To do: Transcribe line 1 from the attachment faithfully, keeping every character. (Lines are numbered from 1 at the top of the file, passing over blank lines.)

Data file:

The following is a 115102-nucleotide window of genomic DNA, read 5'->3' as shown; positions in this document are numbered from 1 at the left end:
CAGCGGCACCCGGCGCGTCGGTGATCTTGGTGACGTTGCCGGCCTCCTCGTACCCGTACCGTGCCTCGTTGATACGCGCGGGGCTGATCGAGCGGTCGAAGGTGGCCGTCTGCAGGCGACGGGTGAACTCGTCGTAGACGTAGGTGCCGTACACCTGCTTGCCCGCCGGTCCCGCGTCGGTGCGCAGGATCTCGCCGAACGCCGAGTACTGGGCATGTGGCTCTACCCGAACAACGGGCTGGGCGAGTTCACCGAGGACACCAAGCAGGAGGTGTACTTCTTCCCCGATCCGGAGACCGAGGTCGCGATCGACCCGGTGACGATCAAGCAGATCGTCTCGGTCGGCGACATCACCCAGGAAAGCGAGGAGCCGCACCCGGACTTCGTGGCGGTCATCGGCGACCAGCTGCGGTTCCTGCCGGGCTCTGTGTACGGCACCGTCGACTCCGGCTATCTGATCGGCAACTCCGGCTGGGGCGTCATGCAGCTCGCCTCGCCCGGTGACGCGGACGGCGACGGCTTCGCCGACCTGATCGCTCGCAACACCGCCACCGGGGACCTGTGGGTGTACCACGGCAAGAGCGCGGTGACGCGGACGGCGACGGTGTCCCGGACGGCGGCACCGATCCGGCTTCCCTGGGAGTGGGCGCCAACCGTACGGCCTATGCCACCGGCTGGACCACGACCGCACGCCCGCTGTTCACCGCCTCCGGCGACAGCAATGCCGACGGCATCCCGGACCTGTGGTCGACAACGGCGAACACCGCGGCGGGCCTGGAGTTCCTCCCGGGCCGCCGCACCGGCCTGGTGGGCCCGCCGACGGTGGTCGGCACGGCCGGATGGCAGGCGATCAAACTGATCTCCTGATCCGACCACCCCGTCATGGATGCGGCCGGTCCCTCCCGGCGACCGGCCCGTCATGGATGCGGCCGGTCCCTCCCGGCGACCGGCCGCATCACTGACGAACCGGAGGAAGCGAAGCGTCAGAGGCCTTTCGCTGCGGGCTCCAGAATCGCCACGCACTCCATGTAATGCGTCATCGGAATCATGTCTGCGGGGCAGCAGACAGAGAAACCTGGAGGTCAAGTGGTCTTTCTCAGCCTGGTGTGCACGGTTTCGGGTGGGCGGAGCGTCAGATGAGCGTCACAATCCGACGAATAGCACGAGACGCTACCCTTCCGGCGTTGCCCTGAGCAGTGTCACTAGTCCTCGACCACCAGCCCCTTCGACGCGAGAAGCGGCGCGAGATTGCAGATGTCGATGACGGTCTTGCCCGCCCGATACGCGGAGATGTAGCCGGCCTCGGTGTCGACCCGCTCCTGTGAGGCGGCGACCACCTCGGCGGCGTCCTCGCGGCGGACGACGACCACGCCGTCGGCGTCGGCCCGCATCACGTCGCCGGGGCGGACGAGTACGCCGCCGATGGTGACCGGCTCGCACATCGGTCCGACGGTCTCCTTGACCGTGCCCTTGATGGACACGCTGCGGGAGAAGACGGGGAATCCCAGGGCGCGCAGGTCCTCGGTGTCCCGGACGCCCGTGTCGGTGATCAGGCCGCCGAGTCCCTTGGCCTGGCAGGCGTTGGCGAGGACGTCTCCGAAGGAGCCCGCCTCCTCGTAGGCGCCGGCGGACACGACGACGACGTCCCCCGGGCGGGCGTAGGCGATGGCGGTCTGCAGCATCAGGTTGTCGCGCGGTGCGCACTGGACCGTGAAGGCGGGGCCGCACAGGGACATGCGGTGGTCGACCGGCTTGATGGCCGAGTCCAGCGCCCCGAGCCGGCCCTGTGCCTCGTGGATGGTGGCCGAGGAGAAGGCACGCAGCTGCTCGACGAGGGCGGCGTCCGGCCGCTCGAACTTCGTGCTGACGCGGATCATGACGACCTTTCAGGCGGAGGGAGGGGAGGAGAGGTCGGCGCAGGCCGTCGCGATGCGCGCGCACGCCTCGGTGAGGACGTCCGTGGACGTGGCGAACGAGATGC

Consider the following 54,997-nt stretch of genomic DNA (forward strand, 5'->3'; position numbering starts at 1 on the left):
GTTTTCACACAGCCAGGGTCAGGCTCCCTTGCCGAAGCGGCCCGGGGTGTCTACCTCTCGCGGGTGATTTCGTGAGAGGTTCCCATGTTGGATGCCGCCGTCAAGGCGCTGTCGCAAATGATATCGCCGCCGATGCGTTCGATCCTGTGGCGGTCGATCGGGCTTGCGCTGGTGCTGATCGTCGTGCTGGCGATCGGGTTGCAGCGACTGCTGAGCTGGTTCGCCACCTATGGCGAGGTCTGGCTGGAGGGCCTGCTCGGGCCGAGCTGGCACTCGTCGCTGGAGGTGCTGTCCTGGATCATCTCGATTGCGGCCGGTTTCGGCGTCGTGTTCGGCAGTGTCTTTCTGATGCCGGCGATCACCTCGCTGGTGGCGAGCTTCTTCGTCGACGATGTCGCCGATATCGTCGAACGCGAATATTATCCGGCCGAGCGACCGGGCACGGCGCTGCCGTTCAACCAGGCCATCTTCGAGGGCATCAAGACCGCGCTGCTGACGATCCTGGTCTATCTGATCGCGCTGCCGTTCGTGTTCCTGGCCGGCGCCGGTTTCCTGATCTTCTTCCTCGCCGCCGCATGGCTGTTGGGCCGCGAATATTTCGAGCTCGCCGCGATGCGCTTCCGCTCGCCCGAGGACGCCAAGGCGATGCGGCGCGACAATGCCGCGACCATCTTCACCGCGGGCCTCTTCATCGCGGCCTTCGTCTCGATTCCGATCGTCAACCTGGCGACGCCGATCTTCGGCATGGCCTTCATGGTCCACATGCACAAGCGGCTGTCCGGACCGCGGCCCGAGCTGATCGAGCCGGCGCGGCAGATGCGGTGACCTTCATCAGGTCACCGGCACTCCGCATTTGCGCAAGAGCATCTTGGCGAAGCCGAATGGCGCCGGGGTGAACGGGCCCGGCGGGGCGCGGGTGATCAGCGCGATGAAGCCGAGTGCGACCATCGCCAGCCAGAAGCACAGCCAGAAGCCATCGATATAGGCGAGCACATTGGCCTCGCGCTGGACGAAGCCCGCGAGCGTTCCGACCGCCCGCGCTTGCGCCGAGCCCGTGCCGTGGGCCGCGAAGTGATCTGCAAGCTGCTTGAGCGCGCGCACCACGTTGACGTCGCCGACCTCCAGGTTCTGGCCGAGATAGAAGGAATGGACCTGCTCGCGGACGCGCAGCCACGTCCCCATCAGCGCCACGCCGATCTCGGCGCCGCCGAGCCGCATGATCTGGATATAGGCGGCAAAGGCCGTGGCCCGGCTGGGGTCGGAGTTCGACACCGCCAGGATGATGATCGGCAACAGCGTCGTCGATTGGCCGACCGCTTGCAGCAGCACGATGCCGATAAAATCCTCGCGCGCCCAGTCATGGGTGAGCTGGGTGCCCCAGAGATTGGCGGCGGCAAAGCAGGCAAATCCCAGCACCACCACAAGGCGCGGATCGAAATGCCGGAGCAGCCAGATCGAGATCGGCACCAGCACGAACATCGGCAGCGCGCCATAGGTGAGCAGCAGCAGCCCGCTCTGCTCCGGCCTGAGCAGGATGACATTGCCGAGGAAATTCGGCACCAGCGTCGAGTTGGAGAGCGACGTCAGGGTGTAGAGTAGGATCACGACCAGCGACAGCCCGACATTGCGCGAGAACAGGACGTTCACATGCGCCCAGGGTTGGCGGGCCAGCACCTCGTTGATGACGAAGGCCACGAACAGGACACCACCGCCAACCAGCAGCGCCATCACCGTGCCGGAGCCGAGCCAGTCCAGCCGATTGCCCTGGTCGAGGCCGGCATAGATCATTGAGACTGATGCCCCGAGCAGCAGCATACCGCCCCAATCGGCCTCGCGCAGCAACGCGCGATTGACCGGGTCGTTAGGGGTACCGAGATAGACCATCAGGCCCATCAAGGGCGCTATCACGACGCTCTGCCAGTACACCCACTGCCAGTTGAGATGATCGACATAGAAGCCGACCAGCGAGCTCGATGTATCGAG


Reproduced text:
The following is a 115102-nucleotide window of genomic DNA, read 5'->3' as shown; positions in this document are numbered from 1 at the left end: